Felipe Agoncillo

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Felipe Agoncillo (b. May 26, 1859 - d. September 29, 1941)was the first Filipino diplomat who also became the representative of the First Philippine Republic in the negotiations in Paris that led to the Treaty of Paris (1898), which ended the Spanish-American War. However, Agoncillo was excluded from sessions as the revolutionary government of the Philippines was not recognized by the family of nations.


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Career

Felipe, finished his high school at Ateneo Municipal de Manila (presently, Ateneo de Manila), and obtained a law degree in 1879, from the University of Santo Tomas. He practiced law in Taal, Batangas, where he gave his services for free. A note was posted outside his office saying "Free legal service to the poor anytime."


As a Patriot

He then sailed to Yokohama, Japan and later went to Hong Kong where he established a propaganda office in promulgation of the revolutionary government of General Emilio Aguinaldo in the Philippines. He was then sent to Washington, USA to secure a recognition of the Philippine independence, then went to Paris to present the cause of the American-Spanish peace conference. Agoncillo attempted to block the Treaty of Paris, believeing that this treaty won't be binding in the case of the Philippines. Upon the break of the Philippine-American War, he returned to Hong Kong and was later joined by the Hong Kong Junta.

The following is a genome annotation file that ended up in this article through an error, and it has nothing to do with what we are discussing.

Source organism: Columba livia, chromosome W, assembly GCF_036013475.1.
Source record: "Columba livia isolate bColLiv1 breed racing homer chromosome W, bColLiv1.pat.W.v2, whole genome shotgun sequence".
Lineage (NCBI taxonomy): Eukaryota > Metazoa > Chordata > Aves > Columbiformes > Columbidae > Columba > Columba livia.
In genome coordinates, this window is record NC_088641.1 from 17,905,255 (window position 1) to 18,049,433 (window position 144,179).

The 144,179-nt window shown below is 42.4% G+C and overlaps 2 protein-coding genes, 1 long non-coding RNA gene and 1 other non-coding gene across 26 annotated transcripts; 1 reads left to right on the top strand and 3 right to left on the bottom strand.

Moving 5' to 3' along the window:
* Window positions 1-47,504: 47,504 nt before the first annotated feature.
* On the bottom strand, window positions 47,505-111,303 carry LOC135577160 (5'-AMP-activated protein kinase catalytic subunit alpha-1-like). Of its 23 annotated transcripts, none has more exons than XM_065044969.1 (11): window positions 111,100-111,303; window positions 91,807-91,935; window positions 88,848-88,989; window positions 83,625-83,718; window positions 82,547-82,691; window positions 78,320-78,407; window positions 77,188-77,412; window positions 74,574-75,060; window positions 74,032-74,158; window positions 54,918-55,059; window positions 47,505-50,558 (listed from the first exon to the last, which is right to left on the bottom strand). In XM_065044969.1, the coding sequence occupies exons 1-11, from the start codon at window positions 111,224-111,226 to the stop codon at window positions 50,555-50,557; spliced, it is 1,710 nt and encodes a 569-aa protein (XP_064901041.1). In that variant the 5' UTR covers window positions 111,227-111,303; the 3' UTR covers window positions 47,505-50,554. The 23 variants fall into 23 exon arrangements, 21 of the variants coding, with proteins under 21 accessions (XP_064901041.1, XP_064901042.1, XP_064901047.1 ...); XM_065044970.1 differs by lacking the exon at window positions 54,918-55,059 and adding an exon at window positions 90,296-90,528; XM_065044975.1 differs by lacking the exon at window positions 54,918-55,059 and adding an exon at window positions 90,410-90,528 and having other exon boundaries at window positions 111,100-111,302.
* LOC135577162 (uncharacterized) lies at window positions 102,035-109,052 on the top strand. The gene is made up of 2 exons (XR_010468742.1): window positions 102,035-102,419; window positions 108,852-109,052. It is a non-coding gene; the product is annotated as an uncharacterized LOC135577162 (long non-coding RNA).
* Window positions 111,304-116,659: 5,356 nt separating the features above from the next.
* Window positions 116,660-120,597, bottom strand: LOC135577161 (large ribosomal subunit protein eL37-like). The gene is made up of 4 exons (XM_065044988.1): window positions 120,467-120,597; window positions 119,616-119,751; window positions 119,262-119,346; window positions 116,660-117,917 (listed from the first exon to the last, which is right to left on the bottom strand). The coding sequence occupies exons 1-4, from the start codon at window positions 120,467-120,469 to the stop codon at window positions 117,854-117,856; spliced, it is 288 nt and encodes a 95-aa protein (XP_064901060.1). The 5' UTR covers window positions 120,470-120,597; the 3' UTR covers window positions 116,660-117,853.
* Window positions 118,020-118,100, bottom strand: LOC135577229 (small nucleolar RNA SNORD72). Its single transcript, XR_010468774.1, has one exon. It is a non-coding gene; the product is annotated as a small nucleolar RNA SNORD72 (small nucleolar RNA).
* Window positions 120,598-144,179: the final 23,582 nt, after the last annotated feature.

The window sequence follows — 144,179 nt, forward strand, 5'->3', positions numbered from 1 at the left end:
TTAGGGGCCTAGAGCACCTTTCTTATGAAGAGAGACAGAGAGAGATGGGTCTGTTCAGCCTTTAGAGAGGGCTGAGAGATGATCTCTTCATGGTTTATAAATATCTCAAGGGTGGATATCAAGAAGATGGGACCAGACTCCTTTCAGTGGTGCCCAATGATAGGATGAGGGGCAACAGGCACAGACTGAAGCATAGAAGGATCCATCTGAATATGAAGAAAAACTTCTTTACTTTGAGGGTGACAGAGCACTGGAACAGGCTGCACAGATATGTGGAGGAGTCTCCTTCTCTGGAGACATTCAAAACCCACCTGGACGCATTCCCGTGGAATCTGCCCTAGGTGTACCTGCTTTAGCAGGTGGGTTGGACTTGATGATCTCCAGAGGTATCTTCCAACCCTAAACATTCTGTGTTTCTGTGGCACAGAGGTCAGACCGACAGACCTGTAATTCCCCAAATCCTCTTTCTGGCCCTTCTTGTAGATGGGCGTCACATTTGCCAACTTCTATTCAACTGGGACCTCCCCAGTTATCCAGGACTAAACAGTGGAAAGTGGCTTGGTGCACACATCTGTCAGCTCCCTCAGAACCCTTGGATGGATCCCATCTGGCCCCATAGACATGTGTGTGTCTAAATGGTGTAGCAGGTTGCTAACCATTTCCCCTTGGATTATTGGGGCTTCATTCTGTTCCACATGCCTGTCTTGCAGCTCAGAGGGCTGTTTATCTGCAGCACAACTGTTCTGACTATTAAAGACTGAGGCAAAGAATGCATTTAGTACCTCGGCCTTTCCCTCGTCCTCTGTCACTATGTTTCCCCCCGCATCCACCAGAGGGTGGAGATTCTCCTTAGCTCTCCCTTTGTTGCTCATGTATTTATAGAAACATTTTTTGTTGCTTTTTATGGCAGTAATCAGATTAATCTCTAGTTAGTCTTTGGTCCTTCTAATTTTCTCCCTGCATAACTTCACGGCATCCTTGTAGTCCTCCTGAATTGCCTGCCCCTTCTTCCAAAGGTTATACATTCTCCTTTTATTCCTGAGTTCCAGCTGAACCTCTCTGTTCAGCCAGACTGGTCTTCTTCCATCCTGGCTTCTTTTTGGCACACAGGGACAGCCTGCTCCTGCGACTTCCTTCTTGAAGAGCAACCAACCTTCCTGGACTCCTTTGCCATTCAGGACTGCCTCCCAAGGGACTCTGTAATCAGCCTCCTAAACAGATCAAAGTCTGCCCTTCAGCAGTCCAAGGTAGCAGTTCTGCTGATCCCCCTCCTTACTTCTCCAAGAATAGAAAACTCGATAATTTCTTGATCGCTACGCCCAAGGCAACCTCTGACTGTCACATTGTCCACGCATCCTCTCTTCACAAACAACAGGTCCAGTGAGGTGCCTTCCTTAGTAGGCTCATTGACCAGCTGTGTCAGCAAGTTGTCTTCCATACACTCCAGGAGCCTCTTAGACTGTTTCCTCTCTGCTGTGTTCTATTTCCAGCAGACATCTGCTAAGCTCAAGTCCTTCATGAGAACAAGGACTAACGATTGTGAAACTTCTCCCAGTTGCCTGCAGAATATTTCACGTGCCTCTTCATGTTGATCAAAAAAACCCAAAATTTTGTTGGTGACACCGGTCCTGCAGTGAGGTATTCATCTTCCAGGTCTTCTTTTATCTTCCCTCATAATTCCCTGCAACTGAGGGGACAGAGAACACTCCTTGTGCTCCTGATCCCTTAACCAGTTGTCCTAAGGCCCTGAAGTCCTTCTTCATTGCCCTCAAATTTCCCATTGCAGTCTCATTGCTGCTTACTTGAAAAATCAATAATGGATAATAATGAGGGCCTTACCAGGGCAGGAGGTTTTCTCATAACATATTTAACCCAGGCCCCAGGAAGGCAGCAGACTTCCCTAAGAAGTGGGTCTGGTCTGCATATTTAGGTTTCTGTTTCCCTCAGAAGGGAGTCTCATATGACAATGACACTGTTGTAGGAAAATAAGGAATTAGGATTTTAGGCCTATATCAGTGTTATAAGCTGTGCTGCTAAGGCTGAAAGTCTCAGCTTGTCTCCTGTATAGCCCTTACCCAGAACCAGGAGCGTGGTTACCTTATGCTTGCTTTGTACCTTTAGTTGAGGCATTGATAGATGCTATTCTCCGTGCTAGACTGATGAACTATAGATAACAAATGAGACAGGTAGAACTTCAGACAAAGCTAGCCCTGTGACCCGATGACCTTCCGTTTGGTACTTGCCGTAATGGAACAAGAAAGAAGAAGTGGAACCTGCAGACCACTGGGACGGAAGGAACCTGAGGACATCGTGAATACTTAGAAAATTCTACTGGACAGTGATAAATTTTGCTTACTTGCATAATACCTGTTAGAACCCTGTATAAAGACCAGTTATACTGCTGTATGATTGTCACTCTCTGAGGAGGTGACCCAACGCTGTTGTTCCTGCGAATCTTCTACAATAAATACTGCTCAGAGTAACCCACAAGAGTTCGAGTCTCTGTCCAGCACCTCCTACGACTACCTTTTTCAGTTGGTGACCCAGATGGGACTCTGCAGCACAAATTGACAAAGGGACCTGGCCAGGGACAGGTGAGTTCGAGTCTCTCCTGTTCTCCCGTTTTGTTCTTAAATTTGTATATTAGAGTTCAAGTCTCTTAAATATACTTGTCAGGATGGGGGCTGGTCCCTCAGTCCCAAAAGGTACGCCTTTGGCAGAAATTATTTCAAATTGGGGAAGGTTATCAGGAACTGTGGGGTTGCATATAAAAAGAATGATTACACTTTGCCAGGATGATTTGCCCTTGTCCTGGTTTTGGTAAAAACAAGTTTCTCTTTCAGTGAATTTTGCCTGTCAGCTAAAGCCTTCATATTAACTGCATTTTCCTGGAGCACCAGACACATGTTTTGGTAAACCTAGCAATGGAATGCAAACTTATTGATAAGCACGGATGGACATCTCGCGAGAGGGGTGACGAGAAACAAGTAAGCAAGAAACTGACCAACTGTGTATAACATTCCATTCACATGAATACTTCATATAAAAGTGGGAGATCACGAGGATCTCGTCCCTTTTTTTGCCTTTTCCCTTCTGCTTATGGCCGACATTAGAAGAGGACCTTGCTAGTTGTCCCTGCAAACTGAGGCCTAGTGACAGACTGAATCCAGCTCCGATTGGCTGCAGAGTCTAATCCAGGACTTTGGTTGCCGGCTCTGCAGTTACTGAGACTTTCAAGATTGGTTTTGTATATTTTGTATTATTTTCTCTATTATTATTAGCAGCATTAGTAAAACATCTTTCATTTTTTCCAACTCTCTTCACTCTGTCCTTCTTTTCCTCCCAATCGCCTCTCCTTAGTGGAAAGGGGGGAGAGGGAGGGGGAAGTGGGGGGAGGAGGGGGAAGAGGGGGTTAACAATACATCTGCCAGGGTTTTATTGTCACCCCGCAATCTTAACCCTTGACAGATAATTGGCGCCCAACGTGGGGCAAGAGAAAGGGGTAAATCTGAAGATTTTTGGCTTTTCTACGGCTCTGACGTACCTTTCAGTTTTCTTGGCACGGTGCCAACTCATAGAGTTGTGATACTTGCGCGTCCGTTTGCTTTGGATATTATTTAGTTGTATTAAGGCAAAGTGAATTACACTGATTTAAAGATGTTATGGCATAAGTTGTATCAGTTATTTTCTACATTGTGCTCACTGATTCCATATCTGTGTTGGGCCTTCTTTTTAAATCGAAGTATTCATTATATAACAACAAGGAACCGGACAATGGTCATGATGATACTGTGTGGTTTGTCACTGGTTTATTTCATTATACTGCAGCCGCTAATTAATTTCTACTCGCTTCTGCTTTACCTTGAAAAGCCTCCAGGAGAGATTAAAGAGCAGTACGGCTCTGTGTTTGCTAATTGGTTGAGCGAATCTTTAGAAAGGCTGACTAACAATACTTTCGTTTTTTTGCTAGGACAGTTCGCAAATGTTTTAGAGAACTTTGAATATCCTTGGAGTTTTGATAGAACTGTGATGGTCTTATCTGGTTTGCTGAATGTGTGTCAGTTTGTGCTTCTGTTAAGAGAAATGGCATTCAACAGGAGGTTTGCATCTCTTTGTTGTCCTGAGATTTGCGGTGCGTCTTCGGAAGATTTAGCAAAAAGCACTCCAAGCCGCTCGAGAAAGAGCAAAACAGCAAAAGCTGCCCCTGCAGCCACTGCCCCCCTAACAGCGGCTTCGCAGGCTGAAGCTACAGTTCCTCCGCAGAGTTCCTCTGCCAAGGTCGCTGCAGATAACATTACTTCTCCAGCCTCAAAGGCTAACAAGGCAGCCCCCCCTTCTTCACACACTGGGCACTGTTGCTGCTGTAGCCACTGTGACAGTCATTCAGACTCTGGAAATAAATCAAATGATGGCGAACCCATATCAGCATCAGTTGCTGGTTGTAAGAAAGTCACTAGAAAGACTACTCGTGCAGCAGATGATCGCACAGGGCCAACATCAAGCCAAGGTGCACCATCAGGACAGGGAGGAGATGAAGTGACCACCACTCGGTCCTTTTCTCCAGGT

After the hostilities in the Philippines, he lived as an ordinary man and established a law office. In 1907, Agoncillo was elected as the representative of Batangas to the Philippine Assembly. In 1923, he was named as Secretary of the Interior and fought for the Filipinization of the government service.


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Citation

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